David Wees, Philippe Seguin, Josée Boisclair, and Chloé Gendre
placed outdoors a few days before transplanting to harden them off. See Table 2 for dates of propagation, planting, and harvesting. Table 2. Dates of procedures, length of growing season, cumulative growing degree days (GDD), and rainfall for
Chilling and heating effects on budbreak of pecan [Carya illinoinensis (Wangenh.) K. Koch] trees were examined by linear regression analyses from experimental data and from records of budbreak dates over a wide geographic range. The results demonstrate that budbreak in pecan is under the interactive control of heating and of chilling. Heat required for budbreak varies inversely with chill accumulation, and budbreak may occur with no chilling once sufficient heat accumulates. Variability in budbreak increases dramatically when there are fewer than ≈ 100 chilling degree days. Heating degree days with daily minima <2.2C are inefficient; 3.9C is the most efficient heating and chilling base. At base 3.9C and the daily minimum heating temperature of 2.2C, heating degree days required for budbreak of a composite of cultivars can be predicted from chilling degree days over a wide geographic range by the relationship, Log Y = 2.7190-0.0216 √X.
Matthew G. Blanchard and Erik S. Runkle
/b 1 ) and the amount of thermal time (units of degree-days) that were required from VI to flower (°C·d −1 = 1/b 1 ) in each Odontioda clone ( Roberts and Summerfield, 1987 ). Results During Year 1, plants of both clones displayed
J. Steininger and C.C. Pasian
`Butter Pixie' and `Horizon' Asiatic lilies (Lilium spp.), were grown at several temperatures. The phenological events of visible shoot (VS), visible flower bud (VB), and open flower (OF) were recorded daily. Based on these events, phenophases from VS to VB (VS:VB), from VB to OF (VB:OF), and from VS to OF (VS:OF) were defined. Daily rates of development to complete a phenophase increased with temperature. Nonlinearity was obvious for all phenophases around 25 °C for `Horizon' and 27 °C for `Butter Pixie'. A piece-wise linear regression change point model was fitted to each dataset. The base temperature (Tb), the temperature at which the nonlinearity occurred (Ti), and the temperature for fastest development (To) could then be determined. Tb for the phenophase VS: OF was -0.4 °C for `Butter Pixie' and 3.0 °C for `Horizon'. Ti for `Butter Pixie' was 25.7 °C for VB:OF and 26.1 °C for the phenophase VS:OF. However, Ti for `Horizon' was found only for the phenophase VS:OF. To complete the phenophase VS:OF, 1102.2 degree days (°Cd) were predicted necessary for `Butter Pixie' and 833.2 °Cd for `Horizon'. Predicted time of events was compared with observed values. Subdividing VS:OF into VS:VB and VB:OF and using their respective Tb and TU reduced the average prediction error from 2.13 to 1.87 d for `Butter Pixie' and from 2.39 to 1.86 days for `Horizon'.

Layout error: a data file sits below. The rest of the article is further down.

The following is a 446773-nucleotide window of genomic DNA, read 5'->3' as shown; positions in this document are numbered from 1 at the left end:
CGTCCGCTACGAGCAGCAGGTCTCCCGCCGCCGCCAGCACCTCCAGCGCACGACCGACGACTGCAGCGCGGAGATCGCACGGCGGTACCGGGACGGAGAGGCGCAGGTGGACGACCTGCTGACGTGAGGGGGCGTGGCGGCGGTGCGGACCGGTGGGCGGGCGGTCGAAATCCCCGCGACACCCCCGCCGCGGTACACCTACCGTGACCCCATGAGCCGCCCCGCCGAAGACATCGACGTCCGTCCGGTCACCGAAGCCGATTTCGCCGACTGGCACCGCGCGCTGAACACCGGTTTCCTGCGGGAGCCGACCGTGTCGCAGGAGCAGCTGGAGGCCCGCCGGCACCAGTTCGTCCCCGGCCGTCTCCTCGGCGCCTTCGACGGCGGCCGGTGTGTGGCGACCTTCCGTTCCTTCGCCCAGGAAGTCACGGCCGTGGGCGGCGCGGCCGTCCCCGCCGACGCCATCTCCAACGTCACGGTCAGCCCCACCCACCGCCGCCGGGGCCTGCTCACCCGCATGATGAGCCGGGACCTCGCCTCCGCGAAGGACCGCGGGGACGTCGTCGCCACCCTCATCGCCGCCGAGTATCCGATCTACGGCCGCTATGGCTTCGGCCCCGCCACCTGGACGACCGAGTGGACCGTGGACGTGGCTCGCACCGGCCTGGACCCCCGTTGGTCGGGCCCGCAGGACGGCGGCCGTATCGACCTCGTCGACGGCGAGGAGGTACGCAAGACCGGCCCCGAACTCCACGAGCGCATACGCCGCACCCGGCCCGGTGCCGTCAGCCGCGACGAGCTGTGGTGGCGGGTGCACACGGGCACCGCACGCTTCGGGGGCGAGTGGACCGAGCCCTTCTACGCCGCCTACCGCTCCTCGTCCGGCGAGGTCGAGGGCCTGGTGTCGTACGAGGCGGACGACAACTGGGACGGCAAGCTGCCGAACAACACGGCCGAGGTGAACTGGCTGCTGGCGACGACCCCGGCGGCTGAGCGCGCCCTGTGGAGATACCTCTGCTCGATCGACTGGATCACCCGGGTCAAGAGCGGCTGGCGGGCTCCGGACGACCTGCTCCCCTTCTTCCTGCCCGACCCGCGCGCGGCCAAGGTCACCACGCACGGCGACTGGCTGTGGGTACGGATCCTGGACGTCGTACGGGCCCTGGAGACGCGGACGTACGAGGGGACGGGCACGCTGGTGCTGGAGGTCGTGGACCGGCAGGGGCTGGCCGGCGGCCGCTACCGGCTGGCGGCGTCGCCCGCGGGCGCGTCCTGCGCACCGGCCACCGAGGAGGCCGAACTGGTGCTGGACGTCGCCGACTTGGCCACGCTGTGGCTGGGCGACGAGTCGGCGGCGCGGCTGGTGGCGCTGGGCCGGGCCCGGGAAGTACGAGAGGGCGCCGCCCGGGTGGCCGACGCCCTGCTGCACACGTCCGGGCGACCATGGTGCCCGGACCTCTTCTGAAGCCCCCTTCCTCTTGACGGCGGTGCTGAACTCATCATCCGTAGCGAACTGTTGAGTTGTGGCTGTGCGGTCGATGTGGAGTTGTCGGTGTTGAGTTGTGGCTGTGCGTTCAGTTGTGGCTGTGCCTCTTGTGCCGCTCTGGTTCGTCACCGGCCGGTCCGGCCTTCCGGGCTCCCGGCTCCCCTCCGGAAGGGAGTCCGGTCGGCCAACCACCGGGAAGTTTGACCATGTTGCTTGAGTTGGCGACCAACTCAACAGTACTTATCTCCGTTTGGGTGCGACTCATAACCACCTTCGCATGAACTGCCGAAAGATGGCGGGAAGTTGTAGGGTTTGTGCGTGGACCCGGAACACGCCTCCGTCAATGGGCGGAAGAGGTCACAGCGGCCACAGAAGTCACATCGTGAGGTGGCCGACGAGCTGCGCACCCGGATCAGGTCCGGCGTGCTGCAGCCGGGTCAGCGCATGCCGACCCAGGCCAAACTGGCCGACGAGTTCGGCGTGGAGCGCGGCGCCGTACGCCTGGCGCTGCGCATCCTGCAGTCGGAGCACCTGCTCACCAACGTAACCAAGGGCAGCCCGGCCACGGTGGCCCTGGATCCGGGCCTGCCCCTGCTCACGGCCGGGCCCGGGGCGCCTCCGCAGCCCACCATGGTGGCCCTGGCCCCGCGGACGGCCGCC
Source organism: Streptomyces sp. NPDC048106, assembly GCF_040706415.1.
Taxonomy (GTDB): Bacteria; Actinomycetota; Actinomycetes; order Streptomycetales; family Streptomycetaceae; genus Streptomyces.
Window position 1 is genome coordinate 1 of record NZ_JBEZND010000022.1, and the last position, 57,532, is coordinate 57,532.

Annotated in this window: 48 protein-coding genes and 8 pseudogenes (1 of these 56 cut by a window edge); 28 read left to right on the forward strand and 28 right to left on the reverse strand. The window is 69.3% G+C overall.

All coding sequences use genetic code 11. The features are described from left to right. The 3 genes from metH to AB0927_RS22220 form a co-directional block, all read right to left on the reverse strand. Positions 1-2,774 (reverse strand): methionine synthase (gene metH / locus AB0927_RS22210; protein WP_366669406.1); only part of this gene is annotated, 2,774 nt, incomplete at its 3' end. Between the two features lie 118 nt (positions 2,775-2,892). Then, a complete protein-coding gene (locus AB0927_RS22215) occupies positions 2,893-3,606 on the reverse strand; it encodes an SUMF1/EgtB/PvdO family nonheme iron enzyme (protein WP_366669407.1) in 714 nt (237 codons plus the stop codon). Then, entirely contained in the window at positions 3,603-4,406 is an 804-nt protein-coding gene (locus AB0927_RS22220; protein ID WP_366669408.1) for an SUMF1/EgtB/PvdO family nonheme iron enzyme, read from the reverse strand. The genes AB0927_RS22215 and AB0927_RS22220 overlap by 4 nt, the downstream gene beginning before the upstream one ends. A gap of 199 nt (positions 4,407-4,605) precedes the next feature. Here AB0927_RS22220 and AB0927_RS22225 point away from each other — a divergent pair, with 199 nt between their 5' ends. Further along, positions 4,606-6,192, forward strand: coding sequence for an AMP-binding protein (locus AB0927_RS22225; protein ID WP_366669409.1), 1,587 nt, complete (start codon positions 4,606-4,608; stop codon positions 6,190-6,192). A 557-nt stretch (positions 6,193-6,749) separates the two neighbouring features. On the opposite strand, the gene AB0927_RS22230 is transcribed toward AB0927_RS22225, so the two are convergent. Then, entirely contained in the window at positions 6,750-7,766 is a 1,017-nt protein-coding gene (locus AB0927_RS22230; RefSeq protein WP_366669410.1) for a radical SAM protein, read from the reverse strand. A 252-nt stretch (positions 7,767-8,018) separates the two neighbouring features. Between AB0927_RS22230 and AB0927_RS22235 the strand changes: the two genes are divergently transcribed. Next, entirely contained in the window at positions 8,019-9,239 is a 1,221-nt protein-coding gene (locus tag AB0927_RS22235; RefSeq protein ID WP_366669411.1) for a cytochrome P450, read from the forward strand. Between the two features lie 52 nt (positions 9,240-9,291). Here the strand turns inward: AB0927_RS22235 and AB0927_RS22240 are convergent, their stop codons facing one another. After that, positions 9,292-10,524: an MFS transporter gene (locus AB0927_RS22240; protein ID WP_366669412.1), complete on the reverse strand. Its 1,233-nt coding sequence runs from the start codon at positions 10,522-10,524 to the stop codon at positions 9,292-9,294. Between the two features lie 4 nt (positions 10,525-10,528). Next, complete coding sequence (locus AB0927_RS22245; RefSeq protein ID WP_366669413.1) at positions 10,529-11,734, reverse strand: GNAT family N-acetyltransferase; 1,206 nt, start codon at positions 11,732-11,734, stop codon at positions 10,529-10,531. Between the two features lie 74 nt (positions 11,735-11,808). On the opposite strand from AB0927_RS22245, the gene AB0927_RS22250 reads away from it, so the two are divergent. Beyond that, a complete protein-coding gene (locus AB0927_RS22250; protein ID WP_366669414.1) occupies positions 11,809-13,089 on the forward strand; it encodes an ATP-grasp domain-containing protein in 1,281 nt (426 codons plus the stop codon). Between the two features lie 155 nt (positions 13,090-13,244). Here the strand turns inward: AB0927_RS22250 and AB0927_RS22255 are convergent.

Robert J. Dufault
The objective of this research was to determine the least variable method to predict the dates of the first and last broccoli (Brassica oleracea L. var Italica) harvests based on heat unit summation using coefficients of variation (cv). The method with the lowest cv for predicting first harvest was to sum, over days from planting to harvest, the difference between the growing season mean (GSM) temperature and a base temperature of 7.2 °C. If the GSM maximum (max) temperature, however, was >26.7 °C, an adjusted max temperature was calculated by first subtracting 26.7 °C from the GSM max temperature and then subtracting the GSM mean temperature. Then the growing degree days (GDDs) were summed by subtracting the base temperature of 7.2 °C from the average of the GSM minimum (min) and adjusted max temperatures. This method produced a cv of 3.96 compared to 4.13 for the standard method of summing over the entire growing season, the mean temperature minus the base temperature of 4.4 °C. The method with the lowest cv for predicting last harvest was to sum, over days from planting to harvest, the difference between the GSM max temperature and a base temperature of 7.2 °C. If the GSM max temperature, however, was >29.4 °C, the base temperature was subtracted from 29.4 °C and not the actual GSM max temperature. This method produced a cv of 3.71 compared to 4.10 for the standard method of summing over the growing season, the mean temperature minus the base of 4.4 °C.